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gommtu

Moving from MFC to GTK – Whats involved?

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gommtu

We presently have 500,000 lines of C++ code, of which about 75,000 lines use Microsoft Foundation Classes (MFC) to provide the human interface (GUI). We especially use the multi-document classes of MFC and the Tree display (using a rich set of the features). We want to move to a more portable, more modern, and better documented GUI that we can integrate with the rest of our code.

Code management is not a requirement.

By portable we seek ports to Android, Apple, and Unix environments - not just ports to lots of Microsoft environments.

We are also looking for PDF file support in this kind of environment.

We are also looking for a different debugging environment. Currently, we use Visual Studio 2010. We can stay with this IF the new GUI can be debugged in Visual Studio 2010. We especially don't want to have to use a lot of separate programs, rather we want an integrated development and support environment.

Either or both of these tools must have ongoing bug fixing and we have to be able to know that any new tools will work on our application BEFORE we pay big bucks for them. For the right tools after demonstrating that they work, big bucks is OK.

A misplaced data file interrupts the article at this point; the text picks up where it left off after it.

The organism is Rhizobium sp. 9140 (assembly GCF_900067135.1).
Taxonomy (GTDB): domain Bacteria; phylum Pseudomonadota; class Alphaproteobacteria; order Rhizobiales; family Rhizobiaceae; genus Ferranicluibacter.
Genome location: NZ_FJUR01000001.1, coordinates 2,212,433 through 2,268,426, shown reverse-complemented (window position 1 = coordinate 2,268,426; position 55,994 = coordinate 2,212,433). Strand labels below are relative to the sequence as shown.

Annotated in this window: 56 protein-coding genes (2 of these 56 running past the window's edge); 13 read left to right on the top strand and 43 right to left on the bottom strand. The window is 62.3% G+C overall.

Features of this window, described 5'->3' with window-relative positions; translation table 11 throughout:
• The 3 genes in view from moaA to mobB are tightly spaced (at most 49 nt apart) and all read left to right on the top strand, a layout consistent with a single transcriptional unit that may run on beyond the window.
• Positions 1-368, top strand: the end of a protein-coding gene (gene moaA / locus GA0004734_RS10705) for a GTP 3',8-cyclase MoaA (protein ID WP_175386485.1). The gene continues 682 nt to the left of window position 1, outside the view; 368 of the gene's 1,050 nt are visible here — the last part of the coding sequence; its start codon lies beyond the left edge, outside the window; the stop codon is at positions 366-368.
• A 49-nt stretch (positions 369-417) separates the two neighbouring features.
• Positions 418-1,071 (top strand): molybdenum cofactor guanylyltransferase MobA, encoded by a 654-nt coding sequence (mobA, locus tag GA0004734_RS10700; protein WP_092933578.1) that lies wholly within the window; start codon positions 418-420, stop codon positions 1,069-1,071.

Are there any potential problems in switching from MFC to GTK? Any help or guidance would be greatly appreciated.

Thanks!

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Richard Robertson

It's worth noting that cross compiling in Visual Studio isn't as straightforward as it is by command line tools because Visual Studio targets Microsoft environments. As far as debugging goes, no changes will be needed by switching from MFC to GTK because neither of those have anything to do with the debugger. They are simply the mechanism used to create user interfaces.

And just my curiosity, but why did you write "human interface" instead of "user interface"? Are you implying that you specifically don't want non-humans to use it? Or that you are looking for something that can't be automated?

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